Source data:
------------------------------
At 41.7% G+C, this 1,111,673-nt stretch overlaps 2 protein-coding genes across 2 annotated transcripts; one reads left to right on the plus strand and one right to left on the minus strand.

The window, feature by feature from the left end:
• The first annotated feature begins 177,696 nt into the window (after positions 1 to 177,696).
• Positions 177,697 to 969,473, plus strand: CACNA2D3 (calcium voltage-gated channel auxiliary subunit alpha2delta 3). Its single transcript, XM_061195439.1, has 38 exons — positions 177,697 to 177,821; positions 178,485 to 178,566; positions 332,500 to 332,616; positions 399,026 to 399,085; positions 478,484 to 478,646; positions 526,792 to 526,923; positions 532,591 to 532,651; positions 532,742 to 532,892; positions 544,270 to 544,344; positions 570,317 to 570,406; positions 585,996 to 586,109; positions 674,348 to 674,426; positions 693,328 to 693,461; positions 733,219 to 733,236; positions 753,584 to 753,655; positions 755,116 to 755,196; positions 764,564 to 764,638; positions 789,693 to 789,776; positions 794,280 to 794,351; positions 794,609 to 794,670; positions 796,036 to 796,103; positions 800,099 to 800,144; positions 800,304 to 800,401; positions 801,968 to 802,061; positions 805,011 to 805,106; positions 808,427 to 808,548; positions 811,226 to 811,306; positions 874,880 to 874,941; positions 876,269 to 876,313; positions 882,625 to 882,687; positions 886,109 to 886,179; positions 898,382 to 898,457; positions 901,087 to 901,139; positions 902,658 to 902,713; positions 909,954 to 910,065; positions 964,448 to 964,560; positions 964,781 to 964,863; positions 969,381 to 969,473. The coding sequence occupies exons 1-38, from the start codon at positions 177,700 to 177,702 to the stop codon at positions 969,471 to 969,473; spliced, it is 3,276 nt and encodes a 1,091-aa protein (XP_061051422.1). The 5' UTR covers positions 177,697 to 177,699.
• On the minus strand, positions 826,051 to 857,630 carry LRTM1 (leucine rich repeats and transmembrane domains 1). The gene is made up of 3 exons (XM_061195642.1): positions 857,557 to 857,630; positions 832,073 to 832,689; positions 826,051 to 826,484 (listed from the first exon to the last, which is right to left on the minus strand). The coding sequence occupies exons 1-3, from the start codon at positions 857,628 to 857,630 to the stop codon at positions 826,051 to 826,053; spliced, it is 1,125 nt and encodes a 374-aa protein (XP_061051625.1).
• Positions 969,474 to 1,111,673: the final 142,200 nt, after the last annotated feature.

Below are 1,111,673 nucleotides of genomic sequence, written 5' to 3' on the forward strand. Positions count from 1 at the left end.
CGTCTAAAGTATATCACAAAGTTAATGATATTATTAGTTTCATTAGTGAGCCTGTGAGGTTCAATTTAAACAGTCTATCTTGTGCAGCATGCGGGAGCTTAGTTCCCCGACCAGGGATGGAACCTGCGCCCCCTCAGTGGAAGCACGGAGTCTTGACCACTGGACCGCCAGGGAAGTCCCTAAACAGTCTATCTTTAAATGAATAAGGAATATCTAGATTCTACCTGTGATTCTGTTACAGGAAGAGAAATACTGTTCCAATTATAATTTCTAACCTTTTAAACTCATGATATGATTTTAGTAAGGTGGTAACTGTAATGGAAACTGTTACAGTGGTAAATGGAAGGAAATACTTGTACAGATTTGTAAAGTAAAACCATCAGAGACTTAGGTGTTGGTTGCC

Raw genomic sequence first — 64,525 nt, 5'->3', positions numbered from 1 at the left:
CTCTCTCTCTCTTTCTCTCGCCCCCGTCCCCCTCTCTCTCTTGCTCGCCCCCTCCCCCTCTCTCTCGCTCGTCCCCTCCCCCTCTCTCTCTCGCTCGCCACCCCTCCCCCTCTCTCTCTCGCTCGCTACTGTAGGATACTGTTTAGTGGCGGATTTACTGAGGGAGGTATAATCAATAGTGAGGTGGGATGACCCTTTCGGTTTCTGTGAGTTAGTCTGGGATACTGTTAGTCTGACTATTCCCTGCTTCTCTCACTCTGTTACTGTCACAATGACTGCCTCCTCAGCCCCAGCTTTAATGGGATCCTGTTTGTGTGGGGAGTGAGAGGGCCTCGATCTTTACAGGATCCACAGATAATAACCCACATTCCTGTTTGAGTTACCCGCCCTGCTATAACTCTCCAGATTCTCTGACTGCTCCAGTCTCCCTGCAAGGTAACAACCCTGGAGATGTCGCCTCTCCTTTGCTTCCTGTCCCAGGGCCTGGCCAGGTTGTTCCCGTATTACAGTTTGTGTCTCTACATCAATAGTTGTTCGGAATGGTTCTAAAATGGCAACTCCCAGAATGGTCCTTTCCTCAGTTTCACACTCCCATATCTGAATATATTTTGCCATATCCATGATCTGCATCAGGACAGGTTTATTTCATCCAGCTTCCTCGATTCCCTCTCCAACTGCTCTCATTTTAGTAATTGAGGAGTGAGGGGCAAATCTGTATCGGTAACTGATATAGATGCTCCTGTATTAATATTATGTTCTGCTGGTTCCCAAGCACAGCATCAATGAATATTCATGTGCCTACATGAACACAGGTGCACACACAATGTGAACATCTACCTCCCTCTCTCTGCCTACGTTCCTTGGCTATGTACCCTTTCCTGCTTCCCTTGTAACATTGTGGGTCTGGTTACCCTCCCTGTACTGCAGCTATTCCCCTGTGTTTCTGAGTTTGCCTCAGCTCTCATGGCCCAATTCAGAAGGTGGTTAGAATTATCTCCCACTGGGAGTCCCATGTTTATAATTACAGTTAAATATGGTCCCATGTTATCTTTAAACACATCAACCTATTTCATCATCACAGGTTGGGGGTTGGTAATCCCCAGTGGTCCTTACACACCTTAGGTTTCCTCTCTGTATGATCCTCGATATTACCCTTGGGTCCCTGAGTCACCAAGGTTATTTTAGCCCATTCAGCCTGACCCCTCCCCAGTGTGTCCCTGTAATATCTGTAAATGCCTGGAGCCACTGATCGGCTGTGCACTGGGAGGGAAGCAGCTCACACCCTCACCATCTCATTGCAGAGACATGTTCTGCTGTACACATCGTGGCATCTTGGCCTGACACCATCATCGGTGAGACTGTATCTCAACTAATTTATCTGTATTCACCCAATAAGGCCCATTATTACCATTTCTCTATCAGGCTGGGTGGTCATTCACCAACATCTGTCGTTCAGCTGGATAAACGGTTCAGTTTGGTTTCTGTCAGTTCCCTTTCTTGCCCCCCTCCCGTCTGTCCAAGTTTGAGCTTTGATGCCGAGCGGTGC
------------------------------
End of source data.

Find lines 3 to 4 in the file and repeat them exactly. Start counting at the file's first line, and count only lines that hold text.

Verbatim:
• The first annotated feature begins 177,696 nt into the window (after positions 1 to 177,696).
• Positions 177,697 to 969,473, plus strand: CACNA2D3 (calcium voltage-gated channel auxiliary subunit alpha2delta 3). Its single transcript, XM_061195439.1, has 38 exons — positions 177,697 to 177,821; positions 178,485 to 178,566; positions 332,500 to 332,616; positions 399,026 to 399,085; positions 478,484 to 478,646; positions 526,792 to 526,923; positions 532,591 to 532,651; positions 532,742 to 532,892; positions 544,270 to 544,344; positions 570,317 to 570,406; positions 585,996 to 586,109; positions 674,348 to 674,426; positions 693,328 to 693,461; positions 733,219 to 733,236; positions 753,584 to 753,655; positions 755,116 to 755,196; positions 764,564 to 764,638; positions 789,693 to 789,776; positions 794,280 to 794,351; positions 794,609 to 794,670; positions 796,036 to 796,103; positions 800,099 to 800,144; positions 800,304 to 800,401; positions 801,968 to 802,061; positions 805,011 to 805,106; positions 808,427 to 808,548; positions 811,226 to 811,306; positions 874,880 to 874,941; positions 876,269 to 876,313; positions 882,625 to 882,687; positions 886,109 to 886,179; positions 898,382 to 898,457; positions 901,087 to 901,139; positions 902,658 to 902,713; positions 909,954 to 910,065; positions 964,448 to 964,560; positions 964,781 to 964,863; positions 969,381 to 969,473. The coding sequence occupies exons 1-38, from the start codon at positions 177,700 to 177,702 to the stop codon at positions 969,471 to 969,473; spliced, it is 3,276 nt and encodes a 1,091-aa protein (XP_061051422.1). The 5' UTR covers positions 177,697 to 177,699.